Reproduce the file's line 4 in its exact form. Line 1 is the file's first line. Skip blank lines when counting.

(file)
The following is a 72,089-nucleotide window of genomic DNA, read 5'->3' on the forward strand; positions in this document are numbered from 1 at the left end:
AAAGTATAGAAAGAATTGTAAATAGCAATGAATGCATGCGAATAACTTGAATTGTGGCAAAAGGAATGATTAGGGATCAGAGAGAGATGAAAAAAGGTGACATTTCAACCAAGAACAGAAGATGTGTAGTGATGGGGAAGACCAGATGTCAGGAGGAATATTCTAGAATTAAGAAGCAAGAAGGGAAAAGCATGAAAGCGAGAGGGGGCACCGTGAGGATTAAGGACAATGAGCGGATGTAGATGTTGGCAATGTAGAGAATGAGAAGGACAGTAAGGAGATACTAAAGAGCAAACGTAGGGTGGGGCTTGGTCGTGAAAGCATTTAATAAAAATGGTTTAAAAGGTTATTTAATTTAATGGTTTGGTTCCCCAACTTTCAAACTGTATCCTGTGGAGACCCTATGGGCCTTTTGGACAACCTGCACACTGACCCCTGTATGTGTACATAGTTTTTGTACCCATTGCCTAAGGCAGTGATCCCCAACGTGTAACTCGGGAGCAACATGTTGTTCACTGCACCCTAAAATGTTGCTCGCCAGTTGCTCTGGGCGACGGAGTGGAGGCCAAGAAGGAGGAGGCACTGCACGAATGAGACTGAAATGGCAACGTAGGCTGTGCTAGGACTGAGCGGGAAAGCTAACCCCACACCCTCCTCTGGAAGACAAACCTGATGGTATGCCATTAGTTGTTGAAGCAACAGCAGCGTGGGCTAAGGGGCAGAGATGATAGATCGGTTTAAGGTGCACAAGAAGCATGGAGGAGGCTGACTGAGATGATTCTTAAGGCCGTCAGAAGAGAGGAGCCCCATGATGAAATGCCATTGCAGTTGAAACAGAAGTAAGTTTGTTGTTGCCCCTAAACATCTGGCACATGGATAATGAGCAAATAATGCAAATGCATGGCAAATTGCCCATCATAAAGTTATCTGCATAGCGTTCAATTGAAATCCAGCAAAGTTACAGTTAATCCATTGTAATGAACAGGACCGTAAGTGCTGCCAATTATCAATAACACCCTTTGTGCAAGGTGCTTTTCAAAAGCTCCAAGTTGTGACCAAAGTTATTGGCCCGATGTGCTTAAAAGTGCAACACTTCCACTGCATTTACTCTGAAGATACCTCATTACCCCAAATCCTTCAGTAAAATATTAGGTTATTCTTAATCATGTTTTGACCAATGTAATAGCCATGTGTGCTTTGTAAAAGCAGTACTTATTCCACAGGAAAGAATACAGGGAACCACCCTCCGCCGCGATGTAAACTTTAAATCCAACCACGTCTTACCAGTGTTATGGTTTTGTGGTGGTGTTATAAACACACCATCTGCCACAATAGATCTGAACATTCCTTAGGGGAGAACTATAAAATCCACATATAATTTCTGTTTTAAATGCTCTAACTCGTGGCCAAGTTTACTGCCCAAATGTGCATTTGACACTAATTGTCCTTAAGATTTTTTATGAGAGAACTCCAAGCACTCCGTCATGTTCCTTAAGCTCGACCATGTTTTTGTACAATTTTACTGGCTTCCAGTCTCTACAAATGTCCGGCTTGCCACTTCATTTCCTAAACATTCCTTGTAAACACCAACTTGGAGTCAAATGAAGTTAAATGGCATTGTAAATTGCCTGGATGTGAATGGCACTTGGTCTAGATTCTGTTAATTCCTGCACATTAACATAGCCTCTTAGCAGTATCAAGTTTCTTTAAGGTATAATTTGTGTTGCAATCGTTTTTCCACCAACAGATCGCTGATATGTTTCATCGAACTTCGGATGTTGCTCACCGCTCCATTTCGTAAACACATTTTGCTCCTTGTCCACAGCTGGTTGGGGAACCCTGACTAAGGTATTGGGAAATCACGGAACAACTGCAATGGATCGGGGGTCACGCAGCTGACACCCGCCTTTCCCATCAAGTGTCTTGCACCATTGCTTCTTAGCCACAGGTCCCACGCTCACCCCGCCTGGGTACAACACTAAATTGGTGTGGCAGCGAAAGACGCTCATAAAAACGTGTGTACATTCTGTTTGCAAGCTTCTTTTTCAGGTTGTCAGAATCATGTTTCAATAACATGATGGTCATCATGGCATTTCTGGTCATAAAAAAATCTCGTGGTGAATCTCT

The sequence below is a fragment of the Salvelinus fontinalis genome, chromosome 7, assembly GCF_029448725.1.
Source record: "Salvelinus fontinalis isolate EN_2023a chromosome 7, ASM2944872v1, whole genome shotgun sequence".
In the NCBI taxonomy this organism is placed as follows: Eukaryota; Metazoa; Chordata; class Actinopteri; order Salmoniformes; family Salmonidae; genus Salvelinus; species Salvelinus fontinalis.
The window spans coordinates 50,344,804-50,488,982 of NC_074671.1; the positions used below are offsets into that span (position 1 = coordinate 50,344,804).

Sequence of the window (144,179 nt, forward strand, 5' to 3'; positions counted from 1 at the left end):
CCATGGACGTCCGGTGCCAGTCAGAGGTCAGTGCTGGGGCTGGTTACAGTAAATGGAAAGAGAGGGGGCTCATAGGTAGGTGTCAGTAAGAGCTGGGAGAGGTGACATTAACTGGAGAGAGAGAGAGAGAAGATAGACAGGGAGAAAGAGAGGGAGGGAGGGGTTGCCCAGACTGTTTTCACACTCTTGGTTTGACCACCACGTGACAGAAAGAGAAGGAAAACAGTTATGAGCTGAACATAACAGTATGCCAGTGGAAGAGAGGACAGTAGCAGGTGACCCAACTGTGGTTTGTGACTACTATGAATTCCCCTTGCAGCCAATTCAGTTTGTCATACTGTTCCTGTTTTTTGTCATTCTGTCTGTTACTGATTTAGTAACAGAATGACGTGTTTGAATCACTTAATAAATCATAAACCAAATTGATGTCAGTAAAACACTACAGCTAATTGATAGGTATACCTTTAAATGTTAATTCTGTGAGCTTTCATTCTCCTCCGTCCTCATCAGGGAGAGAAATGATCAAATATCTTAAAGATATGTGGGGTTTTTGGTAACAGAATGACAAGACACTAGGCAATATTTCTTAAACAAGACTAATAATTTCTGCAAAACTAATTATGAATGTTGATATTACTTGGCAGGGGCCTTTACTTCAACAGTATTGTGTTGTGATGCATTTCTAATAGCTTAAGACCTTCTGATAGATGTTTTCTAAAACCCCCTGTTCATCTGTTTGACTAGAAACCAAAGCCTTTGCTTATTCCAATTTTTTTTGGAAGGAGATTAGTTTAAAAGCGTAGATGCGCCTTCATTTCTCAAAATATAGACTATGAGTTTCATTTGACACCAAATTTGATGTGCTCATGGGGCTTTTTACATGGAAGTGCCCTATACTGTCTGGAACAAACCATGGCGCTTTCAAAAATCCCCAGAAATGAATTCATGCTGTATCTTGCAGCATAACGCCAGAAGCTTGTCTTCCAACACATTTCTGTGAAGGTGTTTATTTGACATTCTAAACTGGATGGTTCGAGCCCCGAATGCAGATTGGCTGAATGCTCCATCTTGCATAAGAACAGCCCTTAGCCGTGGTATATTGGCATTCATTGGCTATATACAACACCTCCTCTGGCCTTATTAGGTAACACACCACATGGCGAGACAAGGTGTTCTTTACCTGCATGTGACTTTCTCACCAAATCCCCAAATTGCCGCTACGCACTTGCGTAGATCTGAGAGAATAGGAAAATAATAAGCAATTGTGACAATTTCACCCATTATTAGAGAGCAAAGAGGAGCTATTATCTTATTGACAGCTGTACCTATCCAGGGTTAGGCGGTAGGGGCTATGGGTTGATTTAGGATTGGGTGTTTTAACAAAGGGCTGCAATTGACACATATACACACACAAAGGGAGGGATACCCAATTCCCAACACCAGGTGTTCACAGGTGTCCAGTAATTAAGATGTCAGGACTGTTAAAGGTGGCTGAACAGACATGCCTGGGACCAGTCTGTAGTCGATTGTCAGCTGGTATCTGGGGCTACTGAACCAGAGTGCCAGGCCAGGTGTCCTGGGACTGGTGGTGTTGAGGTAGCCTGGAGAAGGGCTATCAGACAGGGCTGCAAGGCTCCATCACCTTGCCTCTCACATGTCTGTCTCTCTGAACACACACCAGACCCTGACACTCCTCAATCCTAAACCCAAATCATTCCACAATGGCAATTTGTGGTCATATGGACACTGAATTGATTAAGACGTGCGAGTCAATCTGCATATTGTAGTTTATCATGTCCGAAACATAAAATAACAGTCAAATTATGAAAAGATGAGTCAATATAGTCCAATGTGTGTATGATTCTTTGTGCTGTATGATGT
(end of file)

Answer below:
Source record: "Salvelinus fontinalis isolate EN_2023a chromosome 7, ASM2944872v1, whole genome shotgun sequence".